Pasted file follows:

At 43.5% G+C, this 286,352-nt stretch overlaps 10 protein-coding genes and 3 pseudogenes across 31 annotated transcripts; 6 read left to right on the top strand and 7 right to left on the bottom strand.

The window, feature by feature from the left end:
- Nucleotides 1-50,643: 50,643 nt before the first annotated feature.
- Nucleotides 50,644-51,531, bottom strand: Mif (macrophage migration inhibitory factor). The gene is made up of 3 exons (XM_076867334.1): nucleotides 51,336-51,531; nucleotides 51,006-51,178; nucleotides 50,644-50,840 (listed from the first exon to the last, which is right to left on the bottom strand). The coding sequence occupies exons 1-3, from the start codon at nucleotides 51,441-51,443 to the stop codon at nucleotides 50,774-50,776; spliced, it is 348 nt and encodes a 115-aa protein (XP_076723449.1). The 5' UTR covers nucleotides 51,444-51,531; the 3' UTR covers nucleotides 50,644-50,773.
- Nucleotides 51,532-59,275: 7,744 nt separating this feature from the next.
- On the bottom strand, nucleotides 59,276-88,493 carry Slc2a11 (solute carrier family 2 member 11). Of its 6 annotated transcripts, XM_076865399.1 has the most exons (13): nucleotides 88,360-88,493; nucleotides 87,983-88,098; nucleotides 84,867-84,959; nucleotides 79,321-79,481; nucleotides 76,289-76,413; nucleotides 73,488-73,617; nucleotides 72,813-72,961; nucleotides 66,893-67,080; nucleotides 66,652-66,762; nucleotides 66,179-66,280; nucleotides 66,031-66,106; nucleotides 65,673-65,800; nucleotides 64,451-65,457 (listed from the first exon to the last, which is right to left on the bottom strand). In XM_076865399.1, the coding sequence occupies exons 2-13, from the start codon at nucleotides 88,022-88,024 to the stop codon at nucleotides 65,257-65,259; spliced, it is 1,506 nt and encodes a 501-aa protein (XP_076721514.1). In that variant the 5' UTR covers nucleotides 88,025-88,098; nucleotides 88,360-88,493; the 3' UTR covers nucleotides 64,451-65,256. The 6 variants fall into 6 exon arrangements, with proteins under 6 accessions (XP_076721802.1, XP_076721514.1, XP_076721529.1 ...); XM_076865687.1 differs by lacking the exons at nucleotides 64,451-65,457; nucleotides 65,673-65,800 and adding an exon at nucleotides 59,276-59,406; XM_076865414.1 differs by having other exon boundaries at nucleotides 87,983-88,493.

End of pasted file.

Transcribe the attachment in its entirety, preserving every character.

At 43.5% G+C, this 286,352-nt stretch overlaps 10 protein-coding genes and 3 pseudogenes across 31 annotated transcripts; 6 read left to right on the top strand and 7 right to left on the bottom strand.

The window, feature by feature from the left end:
- Nucleotides 1-50,643: 50,643 nt before the first annotated feature.
- Nucleotides 50,644-51,531, bottom strand: Mif (macrophage migration inhibitory factor). The gene is made up of 3 exons (XM_076867334.1): nucleotides 51,336-51,531; nucleotides 51,006-51,178; nucleotides 50,644-50,840 (listed from the first exon to the last, which is right to left on the bottom strand). The coding sequence occupies exons 1-3, from the start codon at nucleotides 51,441-51,443 to the stop codon at nucleotides 50,774-50,776; spliced, it is 348 nt and encodes a 115-aa protein (XP_076723449.1). The 5' UTR covers nucleotides 51,444-51,531; the 3' UTR covers nucleotides 50,644-50,773.
- Nucleotides 51,532-59,275: 7,744 nt separating this feature from the next.
- On the bottom strand, nucleotides 59,276-88,493 carry Slc2a11 (solute carrier family 2 member 11). Of its 6 annotated transcripts, XM_076865399.1 has the most exons (13): nucleotides 88,360-88,493; nucleotides 87,983-88,098; nucleotides 84,867-84,959; nucleotides 79,321-79,481; nucleotides 76,289-76,413; nucleotides 73,488-73,617; nucleotides 72,813-72,961; nucleotides 66,893-67,080; nucleotides 66,652-66,762; nucleotides 66,179-66,280; nucleotides 66,031-66,106; nucleotides 65,673-65,800; nucleotides 64,451-65,457 (listed from the first exon to the last, which is right to left on the bottom strand). In XM_076865399.1, the coding sequence occupies exons 2-13, from the start codon at nucleotides 88,022-88,024 to the stop codon at nucleotides 65,257-65,259; spliced, it is 1,506 nt and encodes a 501-aa protein (XP_076721514.1). In that variant the 5' UTR covers nucleotides 88,025-88,098; nucleotides 88,360-88,493; the 3' UTR covers nucleotides 64,451-65,256. The 6 variants fall into 6 exon arrangements, with proteins under 6 accessions (XP_076721802.1, XP_076721514.1, XP_076721529.1 ...); XM_076865687.1 differs by lacking the exons at nucleotides 64,451-65,457; nucleotides 65,673-65,800 and adding an exon at nucleotides 59,276-59,406; XM_076865414.1 differs by having other exon boundaries at nucleotides 87,983-88,493.